Ontario County restored school resource officers two years ago

The New York State Sheriffs’ Association is calling on state legislators to include sufficient funding to provide at least one armed school resource officer at every grade school and high school in the state, as part of the Legislature’s upcoming budget deliberations.

Ontario County, at least at the high school level, is in the second full school year of providing those armed officers in each of the school districts through a funding arrangement with school districts and county government.

The recession of 2008-09 and resulting financial hit had forced some schools to rethink the position, but Sheriff Philip Povero said the positions were restored in 2016.

Having a reliable source of funding would help districts avoid dropping the position when fiscal times get tough, according to Wayne County Sheriff Barry Virts, who is president of the state sheriffs’ group.

“Many school districts and local governments are unable to do it due to tax caps and limited funding sources,” Virts said.

Virts called the sheriffs’ request an expensive undertaking — about the cost of adding one teacher to each of the schools.

“... we owe it to our children, and their parents, to provide a safe place for education to take place,” Virts said in a prepared statement.

New York has about 4,750 public schools and nearly 2,000 private schools, and Virts said each school district and law enforcement agency would need to determine what works best.

First and foremost, the school resource officer is a police officer, charged with providing security and crime prevention services as well as doing their part in educating students, Povero said.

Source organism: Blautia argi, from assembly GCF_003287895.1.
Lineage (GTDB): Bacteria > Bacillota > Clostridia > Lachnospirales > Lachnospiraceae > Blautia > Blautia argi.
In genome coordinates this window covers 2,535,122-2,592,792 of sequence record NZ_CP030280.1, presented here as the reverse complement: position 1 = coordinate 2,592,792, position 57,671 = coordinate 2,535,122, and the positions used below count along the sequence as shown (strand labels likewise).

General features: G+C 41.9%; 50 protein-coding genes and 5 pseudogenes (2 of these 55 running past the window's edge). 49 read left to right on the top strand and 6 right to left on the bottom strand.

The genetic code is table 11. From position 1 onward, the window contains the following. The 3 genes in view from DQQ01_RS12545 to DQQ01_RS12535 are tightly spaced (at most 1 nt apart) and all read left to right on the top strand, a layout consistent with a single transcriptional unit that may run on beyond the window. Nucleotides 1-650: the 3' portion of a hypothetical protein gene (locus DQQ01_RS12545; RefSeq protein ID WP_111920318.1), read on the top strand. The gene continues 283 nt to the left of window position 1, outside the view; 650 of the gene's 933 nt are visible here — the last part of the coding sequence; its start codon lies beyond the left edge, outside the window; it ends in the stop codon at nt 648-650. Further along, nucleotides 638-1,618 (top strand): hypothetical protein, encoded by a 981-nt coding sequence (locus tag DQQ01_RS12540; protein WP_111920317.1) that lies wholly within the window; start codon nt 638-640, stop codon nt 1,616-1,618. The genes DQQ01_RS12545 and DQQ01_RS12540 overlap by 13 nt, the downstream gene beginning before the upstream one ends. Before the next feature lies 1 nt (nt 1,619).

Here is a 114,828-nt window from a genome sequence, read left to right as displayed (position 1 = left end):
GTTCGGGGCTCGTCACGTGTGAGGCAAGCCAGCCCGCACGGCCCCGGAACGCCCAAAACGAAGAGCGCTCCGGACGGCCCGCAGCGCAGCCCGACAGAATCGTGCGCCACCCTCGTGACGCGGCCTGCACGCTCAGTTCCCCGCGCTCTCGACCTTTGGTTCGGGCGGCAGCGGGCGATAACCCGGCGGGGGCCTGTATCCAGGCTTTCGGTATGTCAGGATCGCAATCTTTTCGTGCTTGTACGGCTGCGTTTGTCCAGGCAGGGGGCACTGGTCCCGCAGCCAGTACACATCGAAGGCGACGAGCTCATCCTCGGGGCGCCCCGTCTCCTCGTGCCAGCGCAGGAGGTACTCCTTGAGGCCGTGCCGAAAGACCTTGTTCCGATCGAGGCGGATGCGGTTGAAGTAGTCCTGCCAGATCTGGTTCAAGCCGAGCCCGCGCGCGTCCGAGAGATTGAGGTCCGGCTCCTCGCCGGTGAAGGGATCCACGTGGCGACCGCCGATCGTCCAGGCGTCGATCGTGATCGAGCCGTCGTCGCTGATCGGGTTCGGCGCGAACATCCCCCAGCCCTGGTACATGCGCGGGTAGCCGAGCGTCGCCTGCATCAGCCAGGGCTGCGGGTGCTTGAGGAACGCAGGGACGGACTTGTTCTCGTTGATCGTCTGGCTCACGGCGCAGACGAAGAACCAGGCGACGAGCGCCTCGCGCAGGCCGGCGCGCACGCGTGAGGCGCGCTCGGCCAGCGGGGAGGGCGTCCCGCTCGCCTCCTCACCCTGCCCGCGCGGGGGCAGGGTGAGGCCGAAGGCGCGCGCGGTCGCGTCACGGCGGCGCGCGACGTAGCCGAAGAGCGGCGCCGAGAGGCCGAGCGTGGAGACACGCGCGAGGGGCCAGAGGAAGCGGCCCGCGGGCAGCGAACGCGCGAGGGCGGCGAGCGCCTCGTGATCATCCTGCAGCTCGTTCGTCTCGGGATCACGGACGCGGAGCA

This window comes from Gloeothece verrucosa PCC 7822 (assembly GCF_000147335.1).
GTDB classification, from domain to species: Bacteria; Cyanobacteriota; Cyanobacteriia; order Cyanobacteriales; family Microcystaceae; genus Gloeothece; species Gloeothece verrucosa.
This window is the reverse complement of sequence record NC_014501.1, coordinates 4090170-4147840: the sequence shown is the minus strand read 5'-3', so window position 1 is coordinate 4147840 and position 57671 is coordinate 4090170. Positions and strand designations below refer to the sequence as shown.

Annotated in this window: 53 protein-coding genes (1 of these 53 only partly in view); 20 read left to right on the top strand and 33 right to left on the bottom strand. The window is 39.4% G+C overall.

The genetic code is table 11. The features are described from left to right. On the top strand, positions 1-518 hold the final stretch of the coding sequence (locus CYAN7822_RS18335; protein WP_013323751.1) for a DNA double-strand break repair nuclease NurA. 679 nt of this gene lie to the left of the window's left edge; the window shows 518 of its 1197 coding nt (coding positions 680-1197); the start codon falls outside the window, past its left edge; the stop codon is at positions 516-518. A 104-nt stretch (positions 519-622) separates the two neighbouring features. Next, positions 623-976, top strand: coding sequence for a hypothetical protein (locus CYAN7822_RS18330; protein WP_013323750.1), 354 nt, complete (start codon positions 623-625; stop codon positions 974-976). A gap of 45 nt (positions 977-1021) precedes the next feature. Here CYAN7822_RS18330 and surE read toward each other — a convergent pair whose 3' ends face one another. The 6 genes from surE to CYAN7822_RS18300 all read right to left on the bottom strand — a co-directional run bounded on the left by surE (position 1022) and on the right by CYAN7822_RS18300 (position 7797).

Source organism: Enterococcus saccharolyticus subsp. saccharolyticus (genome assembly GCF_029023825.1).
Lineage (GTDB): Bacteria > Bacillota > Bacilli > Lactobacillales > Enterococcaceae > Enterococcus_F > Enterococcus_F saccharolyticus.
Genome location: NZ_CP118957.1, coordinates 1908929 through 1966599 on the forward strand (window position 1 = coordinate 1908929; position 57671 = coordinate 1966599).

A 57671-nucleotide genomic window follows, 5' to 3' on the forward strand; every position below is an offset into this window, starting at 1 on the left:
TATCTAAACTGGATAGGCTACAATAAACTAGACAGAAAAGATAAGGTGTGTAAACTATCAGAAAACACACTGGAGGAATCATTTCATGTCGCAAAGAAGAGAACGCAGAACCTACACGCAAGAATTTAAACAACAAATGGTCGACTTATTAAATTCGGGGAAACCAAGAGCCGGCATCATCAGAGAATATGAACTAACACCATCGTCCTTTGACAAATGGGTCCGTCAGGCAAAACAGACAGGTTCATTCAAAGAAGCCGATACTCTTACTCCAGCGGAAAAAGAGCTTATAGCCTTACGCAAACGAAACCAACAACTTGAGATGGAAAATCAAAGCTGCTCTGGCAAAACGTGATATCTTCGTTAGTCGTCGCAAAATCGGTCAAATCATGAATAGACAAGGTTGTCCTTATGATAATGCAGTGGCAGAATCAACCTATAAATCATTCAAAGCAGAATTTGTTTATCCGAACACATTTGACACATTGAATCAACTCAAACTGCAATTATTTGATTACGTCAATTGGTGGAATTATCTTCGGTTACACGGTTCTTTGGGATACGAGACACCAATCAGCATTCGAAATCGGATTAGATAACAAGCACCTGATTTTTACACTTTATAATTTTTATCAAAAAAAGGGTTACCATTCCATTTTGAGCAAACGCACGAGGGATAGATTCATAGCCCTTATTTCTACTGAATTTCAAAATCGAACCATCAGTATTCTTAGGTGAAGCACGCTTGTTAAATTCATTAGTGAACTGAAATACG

“The school resource officer is the best option for safety and security and assisting the school districts achieve their goals of having seniors graduate,” Povero said.

At local schools, SROs, as they’re known, have taken on mentor and instructor roles in addition to their law-enforcement duties, Povero said.

“The relationship of trust formed with the students often allows the SRO to gain critical timely information and intervene before an issue becomes an incident,” Virts said.

Although none of the officers has had to discharge a weapon in Ontario County schools, items that could be used as weapons have been confiscated and officers have responded quickly to potential threats made on social media, Povero said.

These officers also keep in regular contact with one another to share information and train together.

“We’re very fortunate the Ontario County Board of Supervisors has recognized the value of having trained, armed police officers in our schools,” Povero said.